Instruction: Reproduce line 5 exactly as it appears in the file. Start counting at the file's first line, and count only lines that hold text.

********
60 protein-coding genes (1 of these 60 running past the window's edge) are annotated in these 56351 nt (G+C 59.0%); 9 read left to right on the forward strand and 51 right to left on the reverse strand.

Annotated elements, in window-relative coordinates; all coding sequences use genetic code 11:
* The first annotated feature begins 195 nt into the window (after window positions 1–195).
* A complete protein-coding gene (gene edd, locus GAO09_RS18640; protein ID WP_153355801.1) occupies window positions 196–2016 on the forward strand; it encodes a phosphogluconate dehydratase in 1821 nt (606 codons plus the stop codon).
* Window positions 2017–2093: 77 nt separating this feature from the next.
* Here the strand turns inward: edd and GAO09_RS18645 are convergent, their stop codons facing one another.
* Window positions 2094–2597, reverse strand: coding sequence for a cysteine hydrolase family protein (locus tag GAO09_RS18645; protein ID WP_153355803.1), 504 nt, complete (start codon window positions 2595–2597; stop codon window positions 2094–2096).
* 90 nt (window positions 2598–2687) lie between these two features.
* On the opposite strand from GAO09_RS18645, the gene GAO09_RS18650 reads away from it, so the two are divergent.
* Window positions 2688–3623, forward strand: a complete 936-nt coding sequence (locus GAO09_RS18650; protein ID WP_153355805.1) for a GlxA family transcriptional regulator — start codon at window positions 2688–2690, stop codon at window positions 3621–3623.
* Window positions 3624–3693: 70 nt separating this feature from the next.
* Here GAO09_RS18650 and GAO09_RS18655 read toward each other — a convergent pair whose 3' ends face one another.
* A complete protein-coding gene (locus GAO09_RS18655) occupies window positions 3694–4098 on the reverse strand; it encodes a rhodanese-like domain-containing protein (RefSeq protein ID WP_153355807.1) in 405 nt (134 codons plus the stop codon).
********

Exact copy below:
* Window positions 2017–2093: 77 nt separating this feature from the next.